For those interested in making a career switch or individuals just starting in the workforce, the cannabis industry offers myriad opportunities. Though with a continuing low jobless rate, filling some of the roles has proved difficult. Here’s a look into Canada’s cannabis job boom and how some companies are filling the new positions.
It’s Not All Growing
When you think about cannabis jobs, your first thought may be about working in a greenhouse tending plants. After all, cannabis requires special growing conditions and plenty of care to ensure it meets regulations and is harvested on time. However, this is just one small aspect of the burgeoning cannabis industry.
The cannabis industry has created new jobs that didn’t previously exist, while also increasing the demand for jobs in adjacent industries. In December, Bloomberg estimated that there were 1,700 cannabis-specific job openings in Canada. A quick search of Indeed.ca shows a need for educators, marketers, project managers, and more.
Beyond working in growing, some of the new roles required by Canada’s recreational cannabis industry include research and development positions, cannabis lab testing positions, and more. While greenhouse workers are in high demand, there are numerous positions that must be filled to support the growing cannabis market and ensure that all cannabis products meet current safety requirements.
For example, dispensaries are on the lookout for qualified staff members to help adults choose products, while testing organizations are increasing their staff numbers to keep up with demand. Digital marketing agencies, web designers, and software companies are also creating cannabis related roles. From creating content and web presences that are in line with government regulations around cannabis content and advertising to engineering POS, loyalty, and seed-to-sale software programs that help licensed producers and retailers manage every aspect of their operations in a way that meets all of Health Canada’s requirements, these groups require creatives as well as techies and lawyers to ensure that everything is compliant.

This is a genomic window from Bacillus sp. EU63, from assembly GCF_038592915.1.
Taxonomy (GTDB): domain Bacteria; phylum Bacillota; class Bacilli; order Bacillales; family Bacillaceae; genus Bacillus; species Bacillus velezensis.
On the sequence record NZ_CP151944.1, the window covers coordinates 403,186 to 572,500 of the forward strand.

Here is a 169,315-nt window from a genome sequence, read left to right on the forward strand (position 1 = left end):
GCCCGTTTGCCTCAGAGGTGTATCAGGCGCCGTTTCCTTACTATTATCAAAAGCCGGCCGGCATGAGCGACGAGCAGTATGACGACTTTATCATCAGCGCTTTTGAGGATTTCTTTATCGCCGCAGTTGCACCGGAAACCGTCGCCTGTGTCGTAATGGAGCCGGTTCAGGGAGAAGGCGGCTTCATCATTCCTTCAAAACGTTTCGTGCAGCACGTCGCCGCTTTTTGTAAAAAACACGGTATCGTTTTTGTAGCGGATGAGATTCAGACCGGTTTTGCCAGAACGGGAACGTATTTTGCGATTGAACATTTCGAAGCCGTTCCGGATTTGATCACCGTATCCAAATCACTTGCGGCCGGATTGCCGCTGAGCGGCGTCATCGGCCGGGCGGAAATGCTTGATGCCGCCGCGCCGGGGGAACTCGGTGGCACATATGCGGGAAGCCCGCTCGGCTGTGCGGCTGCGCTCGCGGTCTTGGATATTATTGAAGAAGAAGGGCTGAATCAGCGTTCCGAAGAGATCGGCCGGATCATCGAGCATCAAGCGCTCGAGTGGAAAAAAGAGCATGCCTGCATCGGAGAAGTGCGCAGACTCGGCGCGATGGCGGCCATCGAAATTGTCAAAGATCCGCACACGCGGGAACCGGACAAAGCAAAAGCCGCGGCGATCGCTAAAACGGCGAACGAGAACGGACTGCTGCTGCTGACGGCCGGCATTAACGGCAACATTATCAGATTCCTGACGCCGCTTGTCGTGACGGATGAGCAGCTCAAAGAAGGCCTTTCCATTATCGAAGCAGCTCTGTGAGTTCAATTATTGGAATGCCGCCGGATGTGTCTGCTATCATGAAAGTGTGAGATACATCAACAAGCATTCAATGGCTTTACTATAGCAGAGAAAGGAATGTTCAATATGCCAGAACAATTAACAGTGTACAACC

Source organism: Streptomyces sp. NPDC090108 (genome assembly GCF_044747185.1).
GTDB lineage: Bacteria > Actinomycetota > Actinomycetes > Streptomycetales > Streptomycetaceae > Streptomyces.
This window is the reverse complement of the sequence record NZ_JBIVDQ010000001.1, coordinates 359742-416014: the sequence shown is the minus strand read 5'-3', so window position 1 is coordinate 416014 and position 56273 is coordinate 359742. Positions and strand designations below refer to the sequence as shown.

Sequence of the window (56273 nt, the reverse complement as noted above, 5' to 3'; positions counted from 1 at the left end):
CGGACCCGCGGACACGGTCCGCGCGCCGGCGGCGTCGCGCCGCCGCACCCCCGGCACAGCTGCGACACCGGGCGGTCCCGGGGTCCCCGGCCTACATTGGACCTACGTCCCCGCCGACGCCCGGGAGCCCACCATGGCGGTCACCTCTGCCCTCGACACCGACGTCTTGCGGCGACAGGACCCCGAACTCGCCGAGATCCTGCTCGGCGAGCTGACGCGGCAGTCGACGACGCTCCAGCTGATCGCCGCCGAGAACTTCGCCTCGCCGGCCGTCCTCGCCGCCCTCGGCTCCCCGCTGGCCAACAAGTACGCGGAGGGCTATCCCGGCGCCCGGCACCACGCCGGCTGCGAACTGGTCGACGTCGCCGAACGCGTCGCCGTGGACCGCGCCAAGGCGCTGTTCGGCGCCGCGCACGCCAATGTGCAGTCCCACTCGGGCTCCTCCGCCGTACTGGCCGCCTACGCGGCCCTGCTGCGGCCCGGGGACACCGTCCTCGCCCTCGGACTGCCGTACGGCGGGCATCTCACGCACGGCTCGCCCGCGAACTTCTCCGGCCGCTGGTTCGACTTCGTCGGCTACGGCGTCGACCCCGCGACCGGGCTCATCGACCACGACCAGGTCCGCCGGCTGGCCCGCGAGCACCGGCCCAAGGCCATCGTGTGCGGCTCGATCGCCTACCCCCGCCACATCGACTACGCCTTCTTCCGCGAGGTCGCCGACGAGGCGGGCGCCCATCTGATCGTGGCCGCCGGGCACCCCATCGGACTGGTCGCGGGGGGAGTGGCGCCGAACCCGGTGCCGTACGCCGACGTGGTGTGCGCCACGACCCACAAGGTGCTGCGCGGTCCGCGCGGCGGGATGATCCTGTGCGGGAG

Filling the New Roles
So, who is filling all these new jobs? While many Canadians have found worthwhile employment with cannabis companies and retailers, demand has been so high that some companies have actually had trouble hiring for their positions. To deal with this issue, some Canadian cannabis companies have turned to foreign workers. Through the use of the country’s Seasonal Agriculture Worker Program, cannabis companies have increased their labor force with temporary workers primarily from Guatemala and the Caribbean to deal with shortages, particularly in their greenhouses. Whether this will be a permanent solution remains to be seen, however, it has helped to fill roles that were experiencing high turnover rates.
Greenhouse work can be difficult, especially during the summer months. Because of this, companies have found it hard to maintain quality staff during peak growing time. By bringing in foreign workers, they hope to increase their yield and ensure that as many plants as possible make it into retail outlets. Otherwise, when plants go untended or unharvested, growers are losing money.
Other cannabis positions, like those in lab testing environments, are often filled by Canadian citizens who have previously held similar roles in other industries. According to Statistics Canada, current cannabis jobs tend to be full-time positions that pay slightly more than the national average wage—making them enticing for new graduates as well as individuals who have been out of the job market. For those who enjoy cannabis recreationally, a cannabis job may feel like a perfect fit.
Will the Canadian Cannabis Job Boom Continue?
The Cannabis industry continues on its record-breaking path—and Canada is primed to make headway as a leading grower and purveying of quality cannabis. But will the job boom continue alongside it?
With the positive effects that legalization may have on the economy and the bright prospects for continued growth in the future, Canada’s cannabis industry is poised to continue its positive trend. Future legislation, such as the legalization of cannabis-infused edibles, will also likely spark a new round of growth as new and old cannabis companies begin innovating in the world of cannabis beverages and treats. With last years sales expected to be between CA$800 million and CA$1 billion, forecasts for 2019 paint a rosy future for legal cannabis.